SEARCH THE RESOURCE LIBRARY
Full Rewind Study Results Now AvailableTests prove proper repair/rewind practices maintain the efficiency/reliability of Premium Efficiency/IE3 motors.
DOWNLOAD THE FULL REPORT
Discounted Training OpportunityLooking for cost-effective education? Look to EASA for a limited time offer on deeply discounted bundles of webinar recordings.
Need an Accredited service center?Find a service center that has proven they repair electric motors in accordance with ANSI/EASA's AR100.
VIEW THE LISTLEARN MORE ABOUT THE PROGRAM
ACCREDITED? VIEW YOUR RECORDS
Book Your Room NowIt's not too early to reserve your room at one of EASA's official Fort Worth hotels Don't wait to save your place at the 2021 Convention & Solutions Expo.
RESERVE A ROOM
Engage locallyEASA's international membership is divided into 10 Regions that are made up of 32 Chapters.
EXPLORE CHAPTERS & EVENTS NEAR YOU
SEARCH THE ONLINE STORE
EASA Resource GuideA handy, downloadable PDF booklet summarizing the products and services available from EASA.
CUSTOM BRANDED PRODUCTS
When faced with an ailing or failed motor, plant operators typically consider whether to repair or replace it. According to a 2014 study conducted by Plant Engineering magazine for the Electrical Apparatus and Service Association (EASA), just more than one-half of plants have a policy of automatically replacing failed electric motors below a certain horsepower rating. While that horsepower rating varied depending upon the plant’s installed motor population, the average rating was 30 hp.
While such policies address a portion of the motors used at most plants, they do not cover what occurs with those motors. That question was addressed in a more recent research project commissioned by EASA that focused on the disposition of electric motors considered for repair.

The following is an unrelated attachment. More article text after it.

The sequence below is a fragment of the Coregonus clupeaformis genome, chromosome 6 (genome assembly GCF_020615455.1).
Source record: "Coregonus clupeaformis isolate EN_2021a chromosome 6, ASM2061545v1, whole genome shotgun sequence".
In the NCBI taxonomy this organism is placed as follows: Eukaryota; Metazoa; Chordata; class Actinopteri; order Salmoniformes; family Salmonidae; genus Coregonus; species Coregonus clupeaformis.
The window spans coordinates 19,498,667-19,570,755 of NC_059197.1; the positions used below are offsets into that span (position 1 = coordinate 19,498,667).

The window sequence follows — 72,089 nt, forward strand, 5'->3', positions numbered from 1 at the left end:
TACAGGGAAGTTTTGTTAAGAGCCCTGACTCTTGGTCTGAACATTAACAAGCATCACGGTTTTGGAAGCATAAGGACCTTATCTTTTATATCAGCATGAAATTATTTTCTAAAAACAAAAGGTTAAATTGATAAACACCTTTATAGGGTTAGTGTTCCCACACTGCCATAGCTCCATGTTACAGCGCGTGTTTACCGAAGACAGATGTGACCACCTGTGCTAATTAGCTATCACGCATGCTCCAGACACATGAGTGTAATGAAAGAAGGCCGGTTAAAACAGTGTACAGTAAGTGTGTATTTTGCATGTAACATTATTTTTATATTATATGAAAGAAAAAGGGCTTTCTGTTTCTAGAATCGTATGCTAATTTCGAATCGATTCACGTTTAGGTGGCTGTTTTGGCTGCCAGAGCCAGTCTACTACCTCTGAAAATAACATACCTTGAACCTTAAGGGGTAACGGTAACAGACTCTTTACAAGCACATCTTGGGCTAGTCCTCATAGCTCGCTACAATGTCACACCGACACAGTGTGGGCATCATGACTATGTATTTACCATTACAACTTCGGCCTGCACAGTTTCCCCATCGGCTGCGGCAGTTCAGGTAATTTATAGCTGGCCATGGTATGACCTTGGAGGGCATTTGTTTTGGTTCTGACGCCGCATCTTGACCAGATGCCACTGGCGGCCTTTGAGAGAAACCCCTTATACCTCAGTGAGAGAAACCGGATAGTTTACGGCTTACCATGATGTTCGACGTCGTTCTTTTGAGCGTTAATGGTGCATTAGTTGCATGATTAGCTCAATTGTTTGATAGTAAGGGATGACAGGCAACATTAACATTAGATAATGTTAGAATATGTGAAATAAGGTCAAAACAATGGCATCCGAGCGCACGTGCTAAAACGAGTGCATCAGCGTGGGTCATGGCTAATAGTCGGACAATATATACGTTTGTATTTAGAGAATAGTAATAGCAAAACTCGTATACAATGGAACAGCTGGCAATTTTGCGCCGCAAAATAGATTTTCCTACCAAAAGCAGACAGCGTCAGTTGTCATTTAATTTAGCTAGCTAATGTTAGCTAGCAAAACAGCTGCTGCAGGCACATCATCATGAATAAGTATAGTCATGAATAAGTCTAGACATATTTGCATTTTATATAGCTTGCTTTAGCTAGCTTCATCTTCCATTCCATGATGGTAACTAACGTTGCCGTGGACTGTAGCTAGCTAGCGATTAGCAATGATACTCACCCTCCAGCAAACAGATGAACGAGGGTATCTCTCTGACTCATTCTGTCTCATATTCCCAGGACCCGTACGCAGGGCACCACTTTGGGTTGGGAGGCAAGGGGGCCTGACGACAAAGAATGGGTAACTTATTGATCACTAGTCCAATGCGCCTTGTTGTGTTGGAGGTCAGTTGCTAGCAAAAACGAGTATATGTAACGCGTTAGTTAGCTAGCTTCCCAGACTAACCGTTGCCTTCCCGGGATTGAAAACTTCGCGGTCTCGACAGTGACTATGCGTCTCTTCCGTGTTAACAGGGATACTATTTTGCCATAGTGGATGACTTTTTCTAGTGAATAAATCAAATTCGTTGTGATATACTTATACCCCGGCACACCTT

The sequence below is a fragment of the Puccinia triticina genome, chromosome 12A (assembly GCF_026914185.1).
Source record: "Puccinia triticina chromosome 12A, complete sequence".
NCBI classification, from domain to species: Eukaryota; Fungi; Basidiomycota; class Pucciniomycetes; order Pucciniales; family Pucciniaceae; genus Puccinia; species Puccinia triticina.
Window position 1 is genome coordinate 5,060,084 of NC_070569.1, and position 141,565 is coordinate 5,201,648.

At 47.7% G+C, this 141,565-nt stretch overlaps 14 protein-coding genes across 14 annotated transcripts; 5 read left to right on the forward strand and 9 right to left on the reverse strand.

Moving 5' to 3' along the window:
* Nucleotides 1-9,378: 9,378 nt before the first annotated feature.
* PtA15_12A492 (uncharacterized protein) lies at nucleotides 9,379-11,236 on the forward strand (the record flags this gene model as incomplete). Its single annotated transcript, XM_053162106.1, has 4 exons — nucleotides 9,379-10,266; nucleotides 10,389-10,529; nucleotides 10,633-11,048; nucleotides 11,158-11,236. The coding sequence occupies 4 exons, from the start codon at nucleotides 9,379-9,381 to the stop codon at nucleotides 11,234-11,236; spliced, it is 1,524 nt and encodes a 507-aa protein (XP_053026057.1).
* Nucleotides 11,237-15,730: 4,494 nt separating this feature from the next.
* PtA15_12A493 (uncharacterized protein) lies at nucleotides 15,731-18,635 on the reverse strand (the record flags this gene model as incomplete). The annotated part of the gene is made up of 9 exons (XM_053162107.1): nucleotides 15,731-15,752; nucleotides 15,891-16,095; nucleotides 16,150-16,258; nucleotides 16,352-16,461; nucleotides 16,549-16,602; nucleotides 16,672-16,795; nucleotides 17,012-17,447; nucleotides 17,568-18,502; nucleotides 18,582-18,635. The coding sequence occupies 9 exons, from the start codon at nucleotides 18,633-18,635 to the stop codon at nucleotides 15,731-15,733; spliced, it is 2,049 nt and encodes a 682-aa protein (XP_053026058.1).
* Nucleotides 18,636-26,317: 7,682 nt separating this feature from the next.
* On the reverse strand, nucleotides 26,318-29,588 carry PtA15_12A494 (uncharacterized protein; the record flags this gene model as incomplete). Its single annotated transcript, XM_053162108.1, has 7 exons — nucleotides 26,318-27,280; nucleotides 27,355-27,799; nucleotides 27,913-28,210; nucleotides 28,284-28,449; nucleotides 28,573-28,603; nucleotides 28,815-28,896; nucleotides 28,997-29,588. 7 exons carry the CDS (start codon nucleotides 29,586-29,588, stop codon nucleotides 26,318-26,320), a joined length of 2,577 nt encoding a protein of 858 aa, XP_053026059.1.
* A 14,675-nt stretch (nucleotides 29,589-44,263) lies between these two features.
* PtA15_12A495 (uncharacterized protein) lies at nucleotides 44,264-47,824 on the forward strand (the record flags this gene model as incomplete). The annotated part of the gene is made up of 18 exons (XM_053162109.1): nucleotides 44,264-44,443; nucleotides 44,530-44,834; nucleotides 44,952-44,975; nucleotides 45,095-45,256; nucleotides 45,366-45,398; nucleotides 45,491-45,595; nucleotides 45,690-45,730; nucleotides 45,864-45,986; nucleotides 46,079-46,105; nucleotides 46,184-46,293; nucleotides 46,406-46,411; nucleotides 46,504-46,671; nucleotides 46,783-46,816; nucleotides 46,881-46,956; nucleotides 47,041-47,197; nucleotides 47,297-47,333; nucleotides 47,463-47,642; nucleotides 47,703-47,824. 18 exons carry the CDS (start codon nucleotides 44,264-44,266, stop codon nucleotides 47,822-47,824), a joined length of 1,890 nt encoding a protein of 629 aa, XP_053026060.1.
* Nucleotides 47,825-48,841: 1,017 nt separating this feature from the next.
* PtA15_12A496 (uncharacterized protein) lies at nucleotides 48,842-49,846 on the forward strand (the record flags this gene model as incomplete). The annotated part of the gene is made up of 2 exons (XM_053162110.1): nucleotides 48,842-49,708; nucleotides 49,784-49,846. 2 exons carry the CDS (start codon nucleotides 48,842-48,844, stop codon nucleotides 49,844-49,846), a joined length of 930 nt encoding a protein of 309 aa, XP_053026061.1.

Electric motor efficiency can be maintained during repair and rewind by following defined good practices. This article builds on a previous discussion of PM and PdM for three-phase squirrel-cage motors ("PM and PdM for electric motors") by outlining some of the expectations and good practices for repairs of these types of motors.
In a previous article in Plant Engineering ("A systematic approach to AC motor repair," Plant Engineering, April 2015), EASA highlighted the good practices for electrical repair found in ANSI/EASA Standard AR100 Recommended Practice for the Repair of Rotating Electrical Apparatus, and the significant impact they can have on motor efficiency and reliability. But that was only part of the story, because mechanical repairs—and even documentation, cleaning, and inspection—can also markedly affect motor reliability and efficiency.
This 40-page booklet provides great advice for obtaining the longest, most efficient and cost-effective operation from general and definite purpose electric motors.
This booklet covers topics such as:
LEARN MORE AND DOWNLOAD MÁS INFORMACIÓN Y DESCARGAR BUY PRINTED COPIES
READ MORE ABOUT THE FEATURES AND BENEFITS
The Effect of Repair/Rewinding on Premium Efficiency/IE3 Motors
Tests prove Premium Efficiency/IE3 Motors can be rewound without degrading efficiency.
DOWNLOAD THE FULL RESULTS
Recommended Practice for the Repair of Rotating Electrical Apparatus
This is a must-have guide to the repair of rotating electrical machines. Its purpose is to establish recommended practices in each step of the rotating electrical apparatus rewinding and rebuilding processes.
DOWNLOAD - ENGLISH
DESCARGAR - ESPAÑOL
The EASA Technical Manual is the association's definitive and most complete publication. It's available FREE to members in an online format. Members can also download PDFs of the entire manual or individual sections.
VIEW & DOWNLOAD